Let's look at this case related to American Indian Law using HeinOnline and Fastcase. To view the full text of 240 F.3d 1081 in HeinOnline, enter the citation under the Case Law tab in any page of the HeinOnline database. Click the magnifying glass icon to pull official case from Fastcase.

You'll note that Covell v. Norton is cited by 106 articles available in HeinOnline. Click the link to view these periodical articles. You may further narrow the results using the facets located to the left: Section Type, Subjects, Titles, States, and Date:

The controversial Dakota Access Pipeline passes through land which was once set aside for the Sioux Indian tribe by the U.S. Government in the 1851 Treaty of Fort Laramie. You may access the Treaty of Fort Laramie, 1851 by clicking here.  This treaty is included in Indian Affairs, Laws and Treaties compiled by Charles J. Kappler, which includes Indian treaties from 1778 through 1871. This title is included in our U.S. Treaties and Agreements, American Indian Law Collection, and World Treaty Libraries:

The Dakota Access Pipeline is not the first infringement on promised Sioux tribal lands. Due to the discovery of gold in the Missouri River, there was an influx of settlers in the area. In 1868, the negotiators of the 1851 treaty reconvened and established a new treaty with a much smaller territory, known as the Great Sioux Reservation.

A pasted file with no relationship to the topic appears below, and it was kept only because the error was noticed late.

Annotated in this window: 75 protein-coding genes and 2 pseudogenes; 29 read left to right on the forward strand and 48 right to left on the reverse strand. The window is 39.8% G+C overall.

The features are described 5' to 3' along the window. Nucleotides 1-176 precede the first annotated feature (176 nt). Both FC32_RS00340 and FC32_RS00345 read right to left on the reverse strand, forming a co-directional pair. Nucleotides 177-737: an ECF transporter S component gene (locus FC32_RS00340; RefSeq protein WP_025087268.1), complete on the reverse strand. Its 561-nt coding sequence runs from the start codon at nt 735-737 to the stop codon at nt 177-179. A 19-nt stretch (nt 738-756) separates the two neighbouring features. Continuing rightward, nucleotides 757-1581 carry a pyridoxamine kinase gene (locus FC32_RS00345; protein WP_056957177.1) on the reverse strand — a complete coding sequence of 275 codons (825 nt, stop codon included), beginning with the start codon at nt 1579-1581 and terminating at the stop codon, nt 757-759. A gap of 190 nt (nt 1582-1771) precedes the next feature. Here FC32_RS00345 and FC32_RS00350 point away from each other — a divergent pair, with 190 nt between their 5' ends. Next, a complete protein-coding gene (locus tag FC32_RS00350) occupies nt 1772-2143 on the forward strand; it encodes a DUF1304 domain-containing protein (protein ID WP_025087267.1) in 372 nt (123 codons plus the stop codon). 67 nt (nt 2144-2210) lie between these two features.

To view the full text of the treaty, access our World Treaty Library. Using our Treaty Index, enter keywords Fort Laramie and click search:

Click the first result to view the full text of the treaty:

Regardless of the Great Sioux Reservation treaty, Congress passed the Act of February 28, 1877 (19 Stat. 254), which ceded the Black Hills without tribal approval.  Congress also passed the Dawes Act of 1887 (24 Stat. 388), which broke up communal Indian lands into family holdings and then the Act of March 2, 1889 (25 Stat. 888), which further partitioned the Great Sioux Reservation into smaller reservations.

On June 30, 1980, the Sioux were awarded more than $100 million by the Supreme Court in United States v. Sioux Nation of Indians (448 U.S. 371). To view the entire Supreme Court case, enter the citation under the case law tab in any page of the HeinOnline database. Click the magnifying glass icon to view.

As HeinOnline includes comprehensive coverage of the official U.S. Reports, you have the option of viewing either the HeinOnline or Fastcase version. Click the HeinOnline version to view information provided by ScholarCheck, including number of times accessed and cited by articles, as well as linking to Oyez, which features audio transcripts of the Supreme Court cases.

As of today, the tribe has refused payment of the original $100 million trust, which has now grown to more than $1 billion, in hopes of receiving their sacred lands.

The controversy over the Dakota Access Pipeline will continue with ongoing legal implications in the coming months. Do you support the Dakota Access Pipeline project? Click here to cast your vote in this online poll.